Reactive nitrogen concentrations are above the previously established critical ecosystem threshold for the Florida Keys, as are phytoplankton levels for reefs, as evidenced by the presence of macroalgae and other harmful algal blooms due to excessive levels of nutrients that cause eutrophication of the system.
Thirty years of data
The researchers collected data from 1984 to 2014 and collected seawater samples during the wet and dry seasons. Lapointe and collaborators from the University of Georgia and the University of South Florida also monitored live coral and collected abundant species of seaweed (macroalgae) for analysis of nutrients in tissues.
In addition, they also monitored seawater salinity, temperature, and nutrient gradients between the Everglades and Looe Cay. They wanted to better understand how nitrogen traveled from the Everglades downstream to the coral reefs of the Florida Keys National Marine Sanctuary, which now has the least amount of coral cover of all the reefs in the Greater Florida region. Caribbean.
The data showed that live coral cover in the Looe Cay Sanctuary Preservation Area decreased from nearly 33 percent in 1984 to less than 6 percent in 2008. The annual rate of coral loss varied during the study, but it increased from 1985 to 1987 and from 1996 to 1999 after periods of heavy rainfall and increased water runoff from the Everglades.
Between 1991 and 1995, significant increases in Everglades runoff and heavy rains caused increases in phytoplankton and reactive nitrogen levels on Looe Cay above known levels of stress that cause coral reef death. Despite reduced flows from the Everglades, water quality has not yet recovered to the levels of the 1980s.
Nitrogen loading on the coast is forecast to increase by 19 percent globally simply as a result of changes in rainfall due to climate change, suggesting the need for urgent management actions to prevent further degradation.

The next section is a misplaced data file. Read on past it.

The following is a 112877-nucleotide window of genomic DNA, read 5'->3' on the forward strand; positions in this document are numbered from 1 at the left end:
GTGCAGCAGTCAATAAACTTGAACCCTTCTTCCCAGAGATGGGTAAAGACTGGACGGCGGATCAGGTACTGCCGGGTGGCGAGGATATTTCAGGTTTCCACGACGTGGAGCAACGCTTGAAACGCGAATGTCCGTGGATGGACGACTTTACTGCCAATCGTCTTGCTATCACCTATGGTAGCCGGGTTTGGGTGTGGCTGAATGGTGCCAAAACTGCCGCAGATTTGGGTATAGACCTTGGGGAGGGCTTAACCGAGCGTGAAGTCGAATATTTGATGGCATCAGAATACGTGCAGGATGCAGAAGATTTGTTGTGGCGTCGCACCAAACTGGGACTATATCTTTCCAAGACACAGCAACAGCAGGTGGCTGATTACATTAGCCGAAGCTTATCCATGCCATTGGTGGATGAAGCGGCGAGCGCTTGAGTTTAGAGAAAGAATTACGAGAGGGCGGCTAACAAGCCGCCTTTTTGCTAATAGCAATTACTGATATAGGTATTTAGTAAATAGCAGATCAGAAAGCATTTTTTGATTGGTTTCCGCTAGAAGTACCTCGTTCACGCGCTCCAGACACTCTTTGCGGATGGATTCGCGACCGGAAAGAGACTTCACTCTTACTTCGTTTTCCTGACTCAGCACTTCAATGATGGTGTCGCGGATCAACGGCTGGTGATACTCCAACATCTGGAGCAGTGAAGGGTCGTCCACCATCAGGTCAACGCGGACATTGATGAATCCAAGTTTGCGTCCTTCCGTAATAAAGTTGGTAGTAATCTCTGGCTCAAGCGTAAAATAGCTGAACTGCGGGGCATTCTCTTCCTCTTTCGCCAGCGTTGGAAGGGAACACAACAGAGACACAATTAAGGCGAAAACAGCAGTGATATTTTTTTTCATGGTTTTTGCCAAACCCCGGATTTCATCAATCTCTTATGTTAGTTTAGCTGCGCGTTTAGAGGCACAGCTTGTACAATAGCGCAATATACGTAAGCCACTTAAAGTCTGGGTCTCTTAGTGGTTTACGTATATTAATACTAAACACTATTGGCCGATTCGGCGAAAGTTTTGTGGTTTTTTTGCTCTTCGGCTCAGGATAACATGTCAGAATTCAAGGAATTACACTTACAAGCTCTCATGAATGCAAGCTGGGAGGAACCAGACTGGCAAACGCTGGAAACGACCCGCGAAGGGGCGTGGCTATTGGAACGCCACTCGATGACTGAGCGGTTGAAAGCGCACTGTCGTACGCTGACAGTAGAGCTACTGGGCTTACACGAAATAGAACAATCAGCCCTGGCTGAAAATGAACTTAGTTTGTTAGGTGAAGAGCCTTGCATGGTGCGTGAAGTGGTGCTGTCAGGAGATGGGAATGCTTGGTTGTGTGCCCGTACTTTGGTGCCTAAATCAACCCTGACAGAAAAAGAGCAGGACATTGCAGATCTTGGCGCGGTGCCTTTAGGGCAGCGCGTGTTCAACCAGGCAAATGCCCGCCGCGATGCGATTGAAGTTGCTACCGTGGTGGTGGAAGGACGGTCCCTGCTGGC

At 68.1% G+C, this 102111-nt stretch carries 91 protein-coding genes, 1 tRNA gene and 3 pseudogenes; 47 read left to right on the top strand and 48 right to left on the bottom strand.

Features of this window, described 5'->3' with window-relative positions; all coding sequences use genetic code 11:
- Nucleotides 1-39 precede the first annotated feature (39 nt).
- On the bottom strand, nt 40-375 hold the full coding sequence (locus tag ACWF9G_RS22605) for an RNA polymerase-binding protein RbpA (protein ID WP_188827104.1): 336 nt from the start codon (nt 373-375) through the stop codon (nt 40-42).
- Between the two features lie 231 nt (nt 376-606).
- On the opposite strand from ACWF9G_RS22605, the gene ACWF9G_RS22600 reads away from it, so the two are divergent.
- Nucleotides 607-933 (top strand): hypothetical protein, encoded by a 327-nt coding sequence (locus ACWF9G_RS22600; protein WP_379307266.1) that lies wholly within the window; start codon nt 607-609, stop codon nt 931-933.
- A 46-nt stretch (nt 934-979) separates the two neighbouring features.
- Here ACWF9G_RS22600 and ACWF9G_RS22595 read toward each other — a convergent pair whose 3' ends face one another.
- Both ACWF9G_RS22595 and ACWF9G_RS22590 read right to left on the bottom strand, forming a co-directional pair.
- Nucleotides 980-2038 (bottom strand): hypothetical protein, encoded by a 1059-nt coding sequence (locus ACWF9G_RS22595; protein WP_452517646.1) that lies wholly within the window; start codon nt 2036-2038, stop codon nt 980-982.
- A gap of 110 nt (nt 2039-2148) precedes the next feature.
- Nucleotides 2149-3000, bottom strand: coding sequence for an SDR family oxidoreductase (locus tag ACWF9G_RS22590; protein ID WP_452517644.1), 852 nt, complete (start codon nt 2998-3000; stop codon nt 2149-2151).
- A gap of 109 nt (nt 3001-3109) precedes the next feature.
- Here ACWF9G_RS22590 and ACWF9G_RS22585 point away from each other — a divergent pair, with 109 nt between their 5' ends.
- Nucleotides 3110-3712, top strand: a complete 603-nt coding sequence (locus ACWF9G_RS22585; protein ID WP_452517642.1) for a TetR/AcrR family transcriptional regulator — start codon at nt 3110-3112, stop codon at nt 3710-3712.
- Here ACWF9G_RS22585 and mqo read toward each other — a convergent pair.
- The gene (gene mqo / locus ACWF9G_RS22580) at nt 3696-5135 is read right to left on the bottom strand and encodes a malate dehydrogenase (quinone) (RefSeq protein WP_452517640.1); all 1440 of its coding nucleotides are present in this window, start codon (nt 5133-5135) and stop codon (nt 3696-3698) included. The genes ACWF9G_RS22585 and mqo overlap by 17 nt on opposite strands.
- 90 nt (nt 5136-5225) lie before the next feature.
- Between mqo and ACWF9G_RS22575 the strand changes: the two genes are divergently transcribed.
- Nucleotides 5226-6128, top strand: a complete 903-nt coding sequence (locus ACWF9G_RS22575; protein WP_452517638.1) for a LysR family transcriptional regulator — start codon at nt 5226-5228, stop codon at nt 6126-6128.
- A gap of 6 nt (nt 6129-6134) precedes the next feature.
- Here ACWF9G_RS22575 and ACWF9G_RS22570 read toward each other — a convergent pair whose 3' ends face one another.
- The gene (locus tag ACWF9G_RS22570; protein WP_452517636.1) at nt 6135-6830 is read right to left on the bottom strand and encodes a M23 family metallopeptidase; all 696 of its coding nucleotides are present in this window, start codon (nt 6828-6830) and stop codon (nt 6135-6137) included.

There is scope for action
“The good news is that we can do something to fix the nitrogen problem , like improving wastewater treatment, reducing fertilizer inputs, and increasing stormwater storage and treatment on mainland Florida,” says Lapointe.
The impact of local nitrogen contributions from wastewater treatment plants that serve 76,000 residents year-round and approximately 3.8 million tourists a year is being mitigated by the completion of centralized wastewater collection and advanced wastewater plants. wastewater treatment and nutrient removal facilities throughout the Florida Keys.
“The coral reefs of Bonaire in the Caribbean Netherlands are a great example of effective nitrogen pollution mitigation. These coral reefs are beginning to recover after the construction of a new wastewater treatment plant in 2011 , which has significantly reduced the nitrogen load of the septic tanks, “said Lapointe
Co-authors of the study are Rachel A. Brewton and Laura W. Her.
It would be very interesting to investigate whether in the rest of the world’s coral reefs, such as the Great Barrier Reef, the impact of nitrogen pollution is so fundamental. If this is the case, it is something that in the medium term could be reduced, while climate change seems not to be shortly.